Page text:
Op-ed: Federal contractors need to pay their employees fairly

First Published      Last Updated Oct 03 2014 02:37 pm

President Obama took action this summer to crack down on federal contractors with long records of violating workplace laws and to ensure they clean up their acts before receiving new contracts. The executive order will have little impact on the majority of contractors, who respect their workers and obey workplace laws. But for workers like me that have been shortchanged by our employers, it will make a huge difference.

I previously worked at the Tooele Chemical Agent Disposal Facility in Utah, which was used by the Army to destroy chemical weapons. The work was dangerous — carrying a gas mask at all times was mandatory — and required me to put in long hours, but I was proud to do it because it was important to the safety of our nation. I worked at the facility for 16 years, starting as a janitor and progressing to control room operator.

My shifts were more than 12 hours long, but I put in up to an extra 1.5 hours unpaid every day that I worked. Due to the unpredictable and dangerous nature of the work, I was required to be on call in case of emergency over my unpaid lunch breaks. Every day I came in early to don safety gear, and at the end of each day, I stayed late to shower, remove the gear and change clothes — time that was also uncompensated.

Federal law requires companies to pay workers for this time. But my employers, Battelle Memorial Institute and EG&G, never compensated me and my co-workers for this time.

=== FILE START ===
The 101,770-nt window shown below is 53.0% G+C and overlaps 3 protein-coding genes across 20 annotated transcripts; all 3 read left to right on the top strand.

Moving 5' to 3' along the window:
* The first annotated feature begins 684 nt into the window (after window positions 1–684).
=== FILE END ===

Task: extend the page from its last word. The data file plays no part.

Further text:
Altogether, I estimate that my employers did not compensate me for 15 to 20 hours of work every month — or about half a week's full-time pay.

My co-workers and I were particularly upset because we knew that the government was paying our employers for this time, but our employers were not paying us.

After years of frustration, I joined with about 900 of my co-workers to sue Battelle and EG&G. Eventually, both companies settled. While admitting no wrongdoing, they agreed to pay millions in back wages.

Despite these problems, these companies continue to receive contracts worth billions of dollars from the federal government.

I was able to personally thank President Obama when he took action to make sure that companies show that they will respect workplace laws before they are able to receive new contracts. His action will help millions of workers like me who are employed by federal contractors.

Jason Sweat lives in Grantsville.